Another bill put under emergency procedure

Tuesday, December 15, 2009
Issue 894, Page 3
Word count: 860
Published in: Macau Daily Times

By Poyi (Natalie) Leung

The bill to restrict the Chief Executive and key officials from working in private business after leaving the government finally entered discussions at the Legislative Assembly. However, the government once again requested to approve the bill under an emergency procedure which put some lawmakers in a dilemma.

The emergency procedure, proposed by the Chief Executive, exempted the bill from being deliberated within a standing committee and therefore, the first and final readings were carried out in just four hours during the plenary meeting on the same day yesterday.

The bill was passed unanimously and will come into effect the next day after it is published in the Official Gazette.

According to Secretary for Administration and Justice Florinda Chan who presented the bill at the legislature, the second term of the SAR government will end on December 19, and “in order to restrain the outgoing Chief Executive and key officials from getting involved in private business, push forward the integrity building in the SAR, safeguard public interest and the government’s impartial image, enhance the SAR’s legal system, and also to avoid a legal vacuum”, the Chief Executive based on Article 156 of the Assembly’s Rules of Procedure requested lawmakers to discuss the bill under an emergency procedure.

However, a number of lawmakers admitted that the request had put them in a dilemma.

On one hand, they said they should support the request since there is less than a week left until the next term of the government takes office, and the bill had its “rightfulness” from the political perspective and also been urged in society for a long time.

Yet on the other hand, they said the emergency procedure put them in a “passive position” and left them no choice, as well as gave them not enough time to optimise all the eight provisions in depth.

Principal officials refer to any of the five secretaries, Anti-Corruption Commissioner, Audit Commissioner, Commissioner General of the Unitary Police Service and also Director-General of the Customs Service.

According to the bill, departing Chief Executive and key officials are not allowed to work in private business at all for one year immediately after their duties are being terminated in the government.

However, the former Chief Executive can start doing so in the second and third years only after an approval is obtained from the incumbent Chief Executive. That means he (refers to Edmund Ho Hau Wah to date) will only be completely free to choose a job starting from the fourth year after leaving the government.

As for former principal officials, they can apply to get the same work approval from the Chief Executive as early as in the second year. And starting from the third year, all the job restrictions applied on them will be lifted.

Yet jobs appointed or assigned by the Chinese central government or the Macau SAR Government; to work for charitable, academic or non-profit institutes appointed by regional or international organisations, or officials who used to be appointed for a 36-month term in the government and are returning to the original post will not be subject to such limitations.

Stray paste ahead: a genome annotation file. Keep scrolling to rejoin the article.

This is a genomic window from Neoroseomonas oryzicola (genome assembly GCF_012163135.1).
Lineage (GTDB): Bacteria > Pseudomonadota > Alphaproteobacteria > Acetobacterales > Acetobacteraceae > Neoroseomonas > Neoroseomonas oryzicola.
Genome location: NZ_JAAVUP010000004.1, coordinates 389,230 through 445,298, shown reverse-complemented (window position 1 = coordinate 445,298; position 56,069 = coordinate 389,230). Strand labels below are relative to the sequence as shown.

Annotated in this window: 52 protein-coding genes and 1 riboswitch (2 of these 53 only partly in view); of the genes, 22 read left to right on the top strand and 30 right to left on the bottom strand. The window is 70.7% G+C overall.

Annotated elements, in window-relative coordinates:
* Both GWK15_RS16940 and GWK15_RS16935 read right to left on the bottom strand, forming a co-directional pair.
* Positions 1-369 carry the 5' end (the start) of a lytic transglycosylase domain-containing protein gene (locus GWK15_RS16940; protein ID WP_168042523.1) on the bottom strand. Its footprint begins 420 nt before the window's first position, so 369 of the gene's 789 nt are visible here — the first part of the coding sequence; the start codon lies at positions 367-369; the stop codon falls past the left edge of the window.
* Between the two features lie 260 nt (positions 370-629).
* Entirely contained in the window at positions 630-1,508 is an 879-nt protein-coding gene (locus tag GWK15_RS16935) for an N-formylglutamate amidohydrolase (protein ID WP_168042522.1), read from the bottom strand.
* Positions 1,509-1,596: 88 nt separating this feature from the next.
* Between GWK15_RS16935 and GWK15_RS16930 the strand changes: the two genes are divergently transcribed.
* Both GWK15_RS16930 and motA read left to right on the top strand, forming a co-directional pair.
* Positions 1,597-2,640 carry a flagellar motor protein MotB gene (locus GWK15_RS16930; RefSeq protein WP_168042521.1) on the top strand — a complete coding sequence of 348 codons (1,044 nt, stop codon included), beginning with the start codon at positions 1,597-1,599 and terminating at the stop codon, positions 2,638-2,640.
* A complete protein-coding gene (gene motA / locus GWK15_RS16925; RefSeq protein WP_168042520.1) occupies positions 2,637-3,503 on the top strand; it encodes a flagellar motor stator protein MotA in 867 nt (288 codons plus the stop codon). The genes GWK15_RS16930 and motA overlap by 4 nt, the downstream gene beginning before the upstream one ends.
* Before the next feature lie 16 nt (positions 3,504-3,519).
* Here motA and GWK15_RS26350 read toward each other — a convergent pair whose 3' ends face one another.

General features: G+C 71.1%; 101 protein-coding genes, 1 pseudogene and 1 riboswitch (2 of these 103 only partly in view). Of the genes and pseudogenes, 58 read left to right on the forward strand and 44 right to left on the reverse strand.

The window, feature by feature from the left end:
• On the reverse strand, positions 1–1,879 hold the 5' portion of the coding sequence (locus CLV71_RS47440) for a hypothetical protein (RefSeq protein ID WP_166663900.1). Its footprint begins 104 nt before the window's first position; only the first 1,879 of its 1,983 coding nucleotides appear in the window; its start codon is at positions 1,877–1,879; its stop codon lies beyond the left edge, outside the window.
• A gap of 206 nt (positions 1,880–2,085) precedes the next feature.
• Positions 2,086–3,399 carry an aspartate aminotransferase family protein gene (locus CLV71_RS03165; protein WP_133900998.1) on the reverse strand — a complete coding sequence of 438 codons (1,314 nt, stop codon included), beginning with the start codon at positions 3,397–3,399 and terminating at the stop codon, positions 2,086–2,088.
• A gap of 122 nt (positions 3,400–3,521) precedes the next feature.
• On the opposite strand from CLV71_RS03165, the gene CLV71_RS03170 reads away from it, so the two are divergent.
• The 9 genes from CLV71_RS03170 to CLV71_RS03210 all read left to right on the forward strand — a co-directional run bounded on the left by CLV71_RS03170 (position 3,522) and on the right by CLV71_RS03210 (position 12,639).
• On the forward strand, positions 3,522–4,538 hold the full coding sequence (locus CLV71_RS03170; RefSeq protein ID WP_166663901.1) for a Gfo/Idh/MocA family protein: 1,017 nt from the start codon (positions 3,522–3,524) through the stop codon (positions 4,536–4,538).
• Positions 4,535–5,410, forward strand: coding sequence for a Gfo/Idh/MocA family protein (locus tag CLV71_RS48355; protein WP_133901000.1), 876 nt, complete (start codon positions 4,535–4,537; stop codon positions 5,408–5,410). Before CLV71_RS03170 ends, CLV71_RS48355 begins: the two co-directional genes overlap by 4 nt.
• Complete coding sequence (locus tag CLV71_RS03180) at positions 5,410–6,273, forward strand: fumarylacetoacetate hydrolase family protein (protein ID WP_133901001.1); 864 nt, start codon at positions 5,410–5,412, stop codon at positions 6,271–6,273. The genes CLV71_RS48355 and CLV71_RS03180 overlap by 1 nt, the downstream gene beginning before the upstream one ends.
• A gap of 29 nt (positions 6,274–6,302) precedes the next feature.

If the job restrictions are being violated, the person could face up to one year imprisonment or a 120-day fine and also be prohibited from holding a government post for five years.

In addition, officials who do not obey the decline to work in private business might be jailed for maximum two years or given a 240-day fine.

Moreover, ex-Chief Executive and key officials will be prohibited from disclosing confidential or non public information acquired when they were still working in the government without a Chief Executive approval.

If such obligation of confidentiality is being breached for personal or third-person interests, the person could be sentenced maximum to three years in jail or fined an equivalent amount.

The officials on the other hand cannot testify as witnesses in criminal procedure if they will be asked about confidential or non-public information in the government, prior to the consent from the Chief Executive.

Ng Kuok Cheong, Au Kam San, Chan Wai Chi and Jose Coutinho were the lawmakers who opposed to adopt the emergency procedure.

They criticised the government for always handing in a bill to the legislature so late and then claiming how necessary it is to exercise the emergency procedure.

Despite there were only four votes against the government’s request, Chan Chak Mo, Ung Choi Kun and Kwan Tsui Hang pointed out deficiencies in the bill.

Chan questioned the absence of “special welfare” to protect the departing officials’ retirement lives while they are restrained from work, and Ung questioned how interactions between the administration and the legislature could be ensured and whether the quality of legislation would be affected if the emergency procedure was used.

Meanwhile, Kwan said the government gave her “no alternative” from the political point of view that she must have to support the use of an emergency procedure.

She stressed that in this situation the bill would be passed “with a lot of room still needing to be improved”, adding she hoped that the government could “make it up” by introducing supplementary regulations to go with the legislation.


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